"Although you don't want to know, my first question was 'how long do I have?'" remembers Rosanne. The doctor told her that she had six months at the most and as little as a month, depending on where the primary cancer was located. At this point, her liver was identified as possessing secondary cancer.
"Each day my situation seemed to get a little more dire. That month dwindled down to a matter of days...I decided to fly home no matter what," says Rosanne, who was longing to be with her family. On October 6, the primary site for cancer was located. It was in her colon and doctors thought she had as little as two weeks to live. What was worst was she was told chemotherapy was not an option because she was too weak to handle the treatment.
Immediately a friend booked a commercial flight and accompanied Rosanne to Halifax. Once in Halifax, the on-call oncologist thought that she was too weak for chemotherapy. But Rosanne responded that all she needed was a good night's sleep.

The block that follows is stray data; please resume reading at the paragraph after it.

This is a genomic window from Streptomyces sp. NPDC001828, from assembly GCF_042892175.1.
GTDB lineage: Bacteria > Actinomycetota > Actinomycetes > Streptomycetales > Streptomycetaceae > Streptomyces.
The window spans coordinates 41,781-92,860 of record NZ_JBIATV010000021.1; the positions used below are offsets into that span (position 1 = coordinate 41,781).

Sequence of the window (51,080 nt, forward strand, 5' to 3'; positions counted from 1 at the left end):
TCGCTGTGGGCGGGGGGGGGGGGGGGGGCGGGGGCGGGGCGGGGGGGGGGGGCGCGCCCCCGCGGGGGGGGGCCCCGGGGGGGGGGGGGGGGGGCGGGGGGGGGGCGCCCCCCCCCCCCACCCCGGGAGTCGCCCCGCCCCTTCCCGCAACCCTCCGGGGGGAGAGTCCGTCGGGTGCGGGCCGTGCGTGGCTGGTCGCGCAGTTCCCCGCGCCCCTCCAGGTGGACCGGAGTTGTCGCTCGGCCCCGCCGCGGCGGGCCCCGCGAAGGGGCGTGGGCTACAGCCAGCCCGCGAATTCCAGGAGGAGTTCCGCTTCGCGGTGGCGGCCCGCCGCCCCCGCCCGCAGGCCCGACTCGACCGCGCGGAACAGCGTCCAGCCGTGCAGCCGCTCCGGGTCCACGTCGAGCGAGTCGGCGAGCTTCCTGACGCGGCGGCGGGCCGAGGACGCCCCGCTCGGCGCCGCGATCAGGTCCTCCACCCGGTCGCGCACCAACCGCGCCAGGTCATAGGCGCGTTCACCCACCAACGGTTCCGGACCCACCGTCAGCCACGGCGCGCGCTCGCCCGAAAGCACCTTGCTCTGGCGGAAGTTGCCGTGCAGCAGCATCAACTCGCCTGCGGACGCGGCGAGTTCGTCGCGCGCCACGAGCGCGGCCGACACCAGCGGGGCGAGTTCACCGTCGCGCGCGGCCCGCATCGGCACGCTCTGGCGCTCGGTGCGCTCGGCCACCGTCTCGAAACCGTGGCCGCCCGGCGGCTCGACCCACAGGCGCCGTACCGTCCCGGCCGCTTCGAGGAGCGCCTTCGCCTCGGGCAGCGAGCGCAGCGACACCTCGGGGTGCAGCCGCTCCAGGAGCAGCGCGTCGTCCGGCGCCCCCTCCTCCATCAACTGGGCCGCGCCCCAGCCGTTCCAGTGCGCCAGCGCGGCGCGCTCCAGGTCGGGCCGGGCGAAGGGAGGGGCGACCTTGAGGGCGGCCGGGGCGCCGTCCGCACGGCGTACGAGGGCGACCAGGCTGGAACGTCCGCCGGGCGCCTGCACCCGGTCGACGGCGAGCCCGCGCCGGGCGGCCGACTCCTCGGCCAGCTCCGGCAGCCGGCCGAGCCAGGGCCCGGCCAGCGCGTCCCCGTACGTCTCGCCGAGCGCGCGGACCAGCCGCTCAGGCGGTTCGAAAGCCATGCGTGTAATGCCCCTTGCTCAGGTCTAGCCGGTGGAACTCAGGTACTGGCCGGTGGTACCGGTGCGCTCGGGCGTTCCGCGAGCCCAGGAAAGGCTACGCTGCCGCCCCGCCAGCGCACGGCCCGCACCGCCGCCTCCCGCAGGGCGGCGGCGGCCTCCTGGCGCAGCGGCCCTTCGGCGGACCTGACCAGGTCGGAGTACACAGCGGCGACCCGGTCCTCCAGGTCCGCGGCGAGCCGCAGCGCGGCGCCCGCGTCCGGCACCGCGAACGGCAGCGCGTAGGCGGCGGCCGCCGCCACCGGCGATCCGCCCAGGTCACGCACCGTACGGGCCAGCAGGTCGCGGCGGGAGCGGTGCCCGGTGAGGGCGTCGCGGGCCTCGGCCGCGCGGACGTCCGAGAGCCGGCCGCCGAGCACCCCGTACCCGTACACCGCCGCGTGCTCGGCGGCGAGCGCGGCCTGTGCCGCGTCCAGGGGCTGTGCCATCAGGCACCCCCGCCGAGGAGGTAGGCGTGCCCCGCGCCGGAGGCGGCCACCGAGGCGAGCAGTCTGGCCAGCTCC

The next morning when the doctor returned, after seeing her, he ordered chemotherapy.
The 24 treatments of chemotherapy was so successful the first time that she was able to have surgery to remove the primary cancer in her colon. However, the chemotherapy in her liver and lungs, the secondary sites, did not eradicate the cancer cells. It's in those sites that cancer has once again begun to grow.
"I was quite disappointed to get the news that it has progressed significantly in my liver and I need chemo. But a couple hours later, I put a positive spin on it...I've been expecting it," says Rosanne, anxious to get started on chemotherapy.
The experience has had a profound impact on her life and how Rosanne sees the world. She no longer takes life for granted and takes the time to enjoy the simpler things. She continues to travel and do all the things that she loves about life.
"People need to know that it's not always negative and racked with pain with horrible chemo. I live a pretty full life...I used to worry about things that weren't important. Now I focus on the positive things," says Rosanne.
But each day is a gift for the woman who was only given two weeks to live 20 months ago. The night before chemo, Rosanne says she is anxious to get started and take that first step in her continuing fight to stay alive.